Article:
The Perfect Bedroom
“Well, it is amazing but I don’t know if it’s, you know, perfect…”
“I build better room,” the builder answered.
“What? Really? You can make it better than this?” Delphi asked, impressed.
“Can build anything.”
“Anything?” Delphi’s mind went into overdrive. She looked around her enormous bedroom and pictures started forming in her mind - big, ridiculous pictures.
Delphi is stuck at home and bored. But a visit from a foreign-sounding, mysterious builder seems to liven up her day. When he offers to make Delphi her perfect bedroom, she doesn't think much will actually happen. But when she wakes up the next morning, she realises this is no ordinary builder...
What do you need to be happy?
Can you be perfectly happy?
Do you need to be free to be happy?
Suggesting different answers to a question
Using your imagination to develop ideas
Finding reasons for more than one answer
This lesson starts to move the children’s thinking from concrete to abstract thought. It does this by helping the children see a philosophical question will have several possible answers depending on what we mean by different ideas – in this case, about happiness and freedom. This enquiry is a reworking of the 'Happy Prisoner' thought experiment found in John Locke's philosophy.
Lesson Blog: The Perfect Bedroom
Watch the entire story being read to a class by clicking the video!
First of all – did you notice the video? Yes – this time we’ve decided to make available this ENTIRE reading of the story. We hope this will give you a great insight as to what a Delphi story is like to read aloud, and the kind of reactions it gets from the children!
We loved putting this story together and it’s fair to say the children loved it too, though that may have had something to do with Delphi’s unicorn, which sent my unicorn-mad class of 7 and 8-year-olds almost delirious with excitement. But it’s a funny, surprising and, at times, scary story which is a huge amount of fun to read aloud. It also can have a huge impact on children’s learning. The purpose of this lesson is to take children from a concrete problem (designing a fantasy bedroom) to an abstract one (what is freedom and happiness). This is a really important step in the development of their reasoning.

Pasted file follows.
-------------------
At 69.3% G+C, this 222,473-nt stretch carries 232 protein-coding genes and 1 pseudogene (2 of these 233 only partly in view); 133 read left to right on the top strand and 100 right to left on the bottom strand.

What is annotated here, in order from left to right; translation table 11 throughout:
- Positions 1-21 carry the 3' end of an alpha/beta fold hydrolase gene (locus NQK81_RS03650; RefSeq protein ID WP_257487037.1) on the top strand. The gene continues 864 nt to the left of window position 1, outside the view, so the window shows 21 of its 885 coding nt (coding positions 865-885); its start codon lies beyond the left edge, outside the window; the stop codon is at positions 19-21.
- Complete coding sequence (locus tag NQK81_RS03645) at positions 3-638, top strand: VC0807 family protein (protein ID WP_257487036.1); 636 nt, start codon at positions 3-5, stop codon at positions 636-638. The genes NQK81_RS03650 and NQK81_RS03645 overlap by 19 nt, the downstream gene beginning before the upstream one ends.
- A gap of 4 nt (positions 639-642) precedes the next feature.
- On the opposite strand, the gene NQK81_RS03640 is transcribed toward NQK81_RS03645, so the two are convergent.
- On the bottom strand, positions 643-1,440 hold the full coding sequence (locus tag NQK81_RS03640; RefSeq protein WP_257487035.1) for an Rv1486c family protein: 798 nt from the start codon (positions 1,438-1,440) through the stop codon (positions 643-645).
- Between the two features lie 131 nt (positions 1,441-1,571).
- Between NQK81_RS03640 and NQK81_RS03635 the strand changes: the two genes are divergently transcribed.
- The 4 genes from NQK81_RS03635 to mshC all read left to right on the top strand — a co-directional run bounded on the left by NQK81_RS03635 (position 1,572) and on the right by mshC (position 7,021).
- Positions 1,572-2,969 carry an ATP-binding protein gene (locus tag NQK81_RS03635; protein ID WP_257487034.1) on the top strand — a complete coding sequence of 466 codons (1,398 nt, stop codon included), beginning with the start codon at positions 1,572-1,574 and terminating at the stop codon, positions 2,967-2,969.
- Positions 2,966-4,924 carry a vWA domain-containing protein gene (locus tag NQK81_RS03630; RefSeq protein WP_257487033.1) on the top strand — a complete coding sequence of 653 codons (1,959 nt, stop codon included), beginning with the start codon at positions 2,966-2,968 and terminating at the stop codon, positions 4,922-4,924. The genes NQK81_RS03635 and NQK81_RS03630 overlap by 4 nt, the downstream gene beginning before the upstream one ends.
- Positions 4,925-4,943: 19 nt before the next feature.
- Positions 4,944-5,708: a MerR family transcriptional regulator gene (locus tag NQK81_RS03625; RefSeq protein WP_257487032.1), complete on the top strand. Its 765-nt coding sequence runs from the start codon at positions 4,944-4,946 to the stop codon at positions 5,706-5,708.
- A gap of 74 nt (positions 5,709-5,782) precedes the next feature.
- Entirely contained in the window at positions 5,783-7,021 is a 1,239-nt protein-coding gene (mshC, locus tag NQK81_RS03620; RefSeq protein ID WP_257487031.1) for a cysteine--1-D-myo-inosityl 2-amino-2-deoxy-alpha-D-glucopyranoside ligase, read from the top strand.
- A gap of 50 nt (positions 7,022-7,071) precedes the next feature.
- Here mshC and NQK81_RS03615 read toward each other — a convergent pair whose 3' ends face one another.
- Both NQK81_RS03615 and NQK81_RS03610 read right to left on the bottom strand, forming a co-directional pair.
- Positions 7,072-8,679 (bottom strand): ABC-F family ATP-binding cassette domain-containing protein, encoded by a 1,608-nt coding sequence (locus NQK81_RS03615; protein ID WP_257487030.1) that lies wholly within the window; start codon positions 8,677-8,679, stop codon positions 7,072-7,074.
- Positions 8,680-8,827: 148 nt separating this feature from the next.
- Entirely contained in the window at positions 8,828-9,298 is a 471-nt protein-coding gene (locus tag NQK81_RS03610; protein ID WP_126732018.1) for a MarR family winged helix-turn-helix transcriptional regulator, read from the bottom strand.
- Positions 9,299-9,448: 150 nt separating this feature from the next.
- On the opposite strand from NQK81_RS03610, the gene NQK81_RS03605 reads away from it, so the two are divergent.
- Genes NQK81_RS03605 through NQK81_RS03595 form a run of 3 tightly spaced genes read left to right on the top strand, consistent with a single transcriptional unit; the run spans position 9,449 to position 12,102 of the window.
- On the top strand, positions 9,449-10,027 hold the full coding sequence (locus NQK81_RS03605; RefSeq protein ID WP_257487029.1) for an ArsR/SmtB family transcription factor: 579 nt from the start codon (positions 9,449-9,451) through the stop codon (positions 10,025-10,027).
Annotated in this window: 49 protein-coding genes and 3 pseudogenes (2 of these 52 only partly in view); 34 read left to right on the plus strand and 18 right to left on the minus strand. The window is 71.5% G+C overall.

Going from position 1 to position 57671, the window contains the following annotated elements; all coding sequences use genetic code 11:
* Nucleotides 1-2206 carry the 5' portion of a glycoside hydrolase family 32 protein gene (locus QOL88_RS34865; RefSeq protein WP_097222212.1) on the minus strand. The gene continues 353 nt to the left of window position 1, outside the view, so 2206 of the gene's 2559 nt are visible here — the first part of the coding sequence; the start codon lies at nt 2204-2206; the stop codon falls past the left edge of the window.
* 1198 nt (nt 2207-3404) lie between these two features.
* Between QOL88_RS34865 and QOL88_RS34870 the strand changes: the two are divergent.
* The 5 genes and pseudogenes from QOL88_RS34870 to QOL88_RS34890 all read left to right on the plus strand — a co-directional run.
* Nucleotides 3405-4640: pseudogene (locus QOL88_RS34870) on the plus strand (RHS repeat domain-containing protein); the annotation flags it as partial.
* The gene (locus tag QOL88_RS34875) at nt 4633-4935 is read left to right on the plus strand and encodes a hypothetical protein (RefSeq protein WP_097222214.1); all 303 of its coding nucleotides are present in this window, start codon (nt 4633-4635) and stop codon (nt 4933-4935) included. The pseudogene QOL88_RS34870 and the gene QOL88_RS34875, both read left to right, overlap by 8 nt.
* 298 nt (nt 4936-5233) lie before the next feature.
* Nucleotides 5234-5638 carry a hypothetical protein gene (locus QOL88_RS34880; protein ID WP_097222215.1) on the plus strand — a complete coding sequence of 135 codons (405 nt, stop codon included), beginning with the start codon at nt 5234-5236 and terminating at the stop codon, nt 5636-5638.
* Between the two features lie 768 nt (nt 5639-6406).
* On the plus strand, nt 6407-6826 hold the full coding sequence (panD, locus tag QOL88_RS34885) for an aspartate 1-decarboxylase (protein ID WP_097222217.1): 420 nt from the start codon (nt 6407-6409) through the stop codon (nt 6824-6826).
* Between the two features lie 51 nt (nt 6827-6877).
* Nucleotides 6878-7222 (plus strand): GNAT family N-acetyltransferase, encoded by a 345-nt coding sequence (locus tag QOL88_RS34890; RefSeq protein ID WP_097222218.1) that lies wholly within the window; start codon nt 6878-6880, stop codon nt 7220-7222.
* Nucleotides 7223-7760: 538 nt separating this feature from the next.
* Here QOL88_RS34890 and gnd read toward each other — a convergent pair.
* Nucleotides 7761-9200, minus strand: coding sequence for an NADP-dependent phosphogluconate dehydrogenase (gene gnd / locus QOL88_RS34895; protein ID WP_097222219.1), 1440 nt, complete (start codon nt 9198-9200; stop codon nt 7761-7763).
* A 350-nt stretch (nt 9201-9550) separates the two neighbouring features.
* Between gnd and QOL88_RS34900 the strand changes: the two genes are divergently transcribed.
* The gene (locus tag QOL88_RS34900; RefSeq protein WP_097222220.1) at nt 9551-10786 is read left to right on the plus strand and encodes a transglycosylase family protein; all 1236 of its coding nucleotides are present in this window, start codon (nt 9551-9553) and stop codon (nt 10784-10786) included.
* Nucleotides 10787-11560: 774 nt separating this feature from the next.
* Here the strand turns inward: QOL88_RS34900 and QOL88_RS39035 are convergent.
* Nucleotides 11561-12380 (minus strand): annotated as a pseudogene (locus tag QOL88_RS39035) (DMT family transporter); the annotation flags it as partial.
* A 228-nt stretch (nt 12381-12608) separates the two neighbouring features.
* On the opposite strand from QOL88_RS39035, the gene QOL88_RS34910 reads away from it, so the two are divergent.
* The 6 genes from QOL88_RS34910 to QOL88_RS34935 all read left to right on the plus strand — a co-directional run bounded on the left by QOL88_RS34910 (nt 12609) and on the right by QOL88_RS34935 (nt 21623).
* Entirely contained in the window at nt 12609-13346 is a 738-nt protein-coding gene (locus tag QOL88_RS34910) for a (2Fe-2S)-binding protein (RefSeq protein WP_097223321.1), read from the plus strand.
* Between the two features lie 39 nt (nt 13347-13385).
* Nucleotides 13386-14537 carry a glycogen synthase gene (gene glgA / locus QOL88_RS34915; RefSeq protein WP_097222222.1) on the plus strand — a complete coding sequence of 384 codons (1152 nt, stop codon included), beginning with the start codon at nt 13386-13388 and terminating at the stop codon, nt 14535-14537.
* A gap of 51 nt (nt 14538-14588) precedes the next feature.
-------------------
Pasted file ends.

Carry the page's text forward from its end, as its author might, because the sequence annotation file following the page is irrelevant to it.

The questions in this enquiry also give lots of scope for a great range of responses. Later in the blog, Rosie will tell you how this was the breakthrough lesson with her Year 5’s in terms of abstract reasoning. For my Year 3’s, we focused on using our imaginations to think of new ideas and to realise that big ideas aren’t always as simple to understand as we think.
After the warm-up discussion, where Delphi thinks about what would make her happy, a mysterious Builder offered us all the chance to design our own perfect bedroom. The children got stuck into this with gusto, filling their rooms with all sorts of wonderful things. But mainly unicorns. And fridges.
Along with Delphi, the children get two goes at this. It’s interesting to see how effective it is to repeat the activity after Delphi has more ideas about her own bedroom. As Delphi filled up with her increasingly enormous bedroom with unicorns, baby elephants, fields and dragons, so the children filled up theirs with discos and huge fridges. Throughout all this, we kept coming back to the same question – does it make you happy?
Many children, despite filling their room with all sorts of delights, were keen to stress that they didn’t think it would make them perfectly happy. They generally felt it was family and friends that made them happy rather than possessions, and some children were starting to question whether we could ever be ‘perfectly’ happy however good our bedroom was.
But then comes the twist (spoiler alert!). When Delphi tries to leave her bedroom she finds the door locked and the Builder refusing to let her go out. This brings the big idea of ‘freedom’ into the mix – does it affect our happiness if we know we can’t get out? This is a reworking of a thought experiment by the philosopher John Locke (and of the philosophical enquiry ‘The Happy Prisoner’ in Peter Worley’s The If Machine).